genarian Twins study (OCTO-TWIN; McClearn et al., 1997), and Swedish Nonagenarian study (NONA; Fauth, Zarit, Malmberg, & Johansson, 2007). In the GENDER and OCTO-TWIN studies, beginning in 1995 and 1990, respectively, representative samples of twin-pairs in their 70s and 80s were recruited from the Swedish Twin Registry, a population-based registry of all multiple births in Sweden. In the OCTO and NONA studies, beginning in 1987 and 1999, respectively, participants in their 80s and 90s were recruited from the municipality of Jönköping’s population registry (which contains names and birth dates of all residents). At baseline as- sessment, OCTO participants were aged 84, 86, 88, and 90 years and NONA participants were aged 86, 90, and 94 years. All four studies followed individuals for three occasions (OCTO-TWIN for five occasions) at 2-year or 4-year (GENDER) intervals.
Our analyses used longitudinal data from the subsample of 1,008 participants who provided data on two or more occasions for the three profile-defining indicators of depressive symptoms, so- cial integration, and memory. These participants were aged be- tween 69 and 95 years at their initial assessment (M ? 81.2, SD ? 5.6), were 61% women, and provided an average of 3.1 occasions of data over 8 years. Relative to those not included here (N ? 785 who did not contribute change information on either of the three profile measures), our participants were younger (M ? 81.1, SD ? 5.9 vs. M ? 84.0, SD ? 5.9), F(1, 3526) ? 104.54, p ? .001; more educated (M ? 7.2, SD ? 2.3 vs. M ? 6.9, SD ? 2.1), F(1, 48) ? 9.98, p ? .01; more likely married (41% vs. 32%), ?2(1, N ? 1,717) ? 16.18, p ? .001; and less likely to live in an institution (9% vs. 38%), ?2(1, N ? 1,774) ? 219.88, p ? .001; whereas no differences were found for gender. In addition, our subsample reported fewer depressive symptoms (M ? 0.5, SD ? 0.4 vs. M ? 0.7, SD ? 0.5), F(1, 10) ? 43.32, p ? .001; more social integra- tion (M ? 3.4, SD ? 0.5 vs. M ? 3.2, SD ? 0.6), F(1, 15) ? 49.41, p ? .001; greater recall (M ? 6.8, SD ? 2.5 vs. M ? 4.6, SD ? 3.4), F(1, 1667) ? 200.79, p ? .001; and fewer disabilities (M ? 1.1, SD ? 1.8 vs. M ? 4.0, SD ? 3.9), F(1, 3274) ? 410.99, p ? .001. Effect sizes for selectivity differences were in the small to medium range (R2 ? .20 for all comparisons).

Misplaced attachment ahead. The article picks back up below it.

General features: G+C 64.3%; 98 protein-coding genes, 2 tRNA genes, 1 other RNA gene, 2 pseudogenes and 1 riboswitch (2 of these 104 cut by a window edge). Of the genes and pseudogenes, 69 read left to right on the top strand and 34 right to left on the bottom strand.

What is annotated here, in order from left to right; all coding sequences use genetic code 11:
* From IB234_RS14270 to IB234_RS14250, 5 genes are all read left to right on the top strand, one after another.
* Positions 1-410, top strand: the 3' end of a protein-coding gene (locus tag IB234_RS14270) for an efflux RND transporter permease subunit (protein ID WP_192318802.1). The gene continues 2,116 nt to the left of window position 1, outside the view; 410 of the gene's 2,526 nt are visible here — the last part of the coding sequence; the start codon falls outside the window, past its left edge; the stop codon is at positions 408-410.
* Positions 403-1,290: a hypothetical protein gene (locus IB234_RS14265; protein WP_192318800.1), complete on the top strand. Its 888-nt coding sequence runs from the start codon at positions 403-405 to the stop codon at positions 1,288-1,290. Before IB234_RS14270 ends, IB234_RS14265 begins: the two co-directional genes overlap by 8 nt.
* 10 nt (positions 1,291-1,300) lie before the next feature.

Relative to participants who provided below the minimum two waves of data for inclusion in our analysis (n ? 165), participants who provided three or more waves of data (n ? 843) were younger (M ? 80.8, SD ? 5.7 vs. M ? 82.8, SD ? 5.5), F(1, 535) ? 16.41, p ? .001; less likely to live in an institution at Time 1 (7% vs. 19%), ?2(1, N ? 1,008) ? 27.36, p ? .001; performed better on the recall test (M ? 7.0, SD ? 2.5 vs. M ? 6.0, SD ? 2.7), F(1, 112) ? 17.66, p ? .001; and had fewer disabilities (M ? 0.9, SD ? 1.7 vs. M ? 1.9, SD ? 2.4), F(1, 134) ? 41.22, p ? .001; but no differences were found for education, marital status, gender, re- porting of depressive symptoms, or social integration. Effect sizes were in the small range (R2 ? .04 for all comparisons).
Measures
Profile-defining measures. Measures from three domains representing key areas of psychological functioning (depressive symptoms, social integration, and memory) were used to identify subgroups defined by multidimensional trajectory profiles. Each measure was administered in the same manner in all studies and at each wave, unless otherwise noted. Table 1 provides descriptive information for each measure.
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2311PSYCHOLOGICAL PROFILES AND SUCCESSFUL AGING

Depressive symptoms. An individuals’ level of depressive symptoms was indexed by the average of responses to the 10 items from the Center for Epidemiologic Studies Depression Scale (Rad- loff, 1977) that were common across all four pooled studies. Using a scale ranging from 0 (rarely or never) to 3 (most of the time), participants rated how often during the past week they had expe- rienced a variety of depressive symptoms (e.g., thought life had been a failure, felt fearful or depressed; Cronbach’s ? ? .79).
Social integration. The average of responses to five items measuring subjective support (three items) and loneliness (two items; reverse coded) was used to index social integration (Cron- bach’s ? ? .74). Participants were asked to rate four of these items (e.g., “Do you have someone you can talk with?”; “Do you feel you are part of a circle of friends?”) adapted from the UCLA Loneliness Scale (Russell, 1982) plus one additional (global) item (Malmberg, 1990) using a scale ranging from 1 (not at all) to 4 (nearly always; for details and measurement properties, see Femia, Zarit, & Johansson, 2001).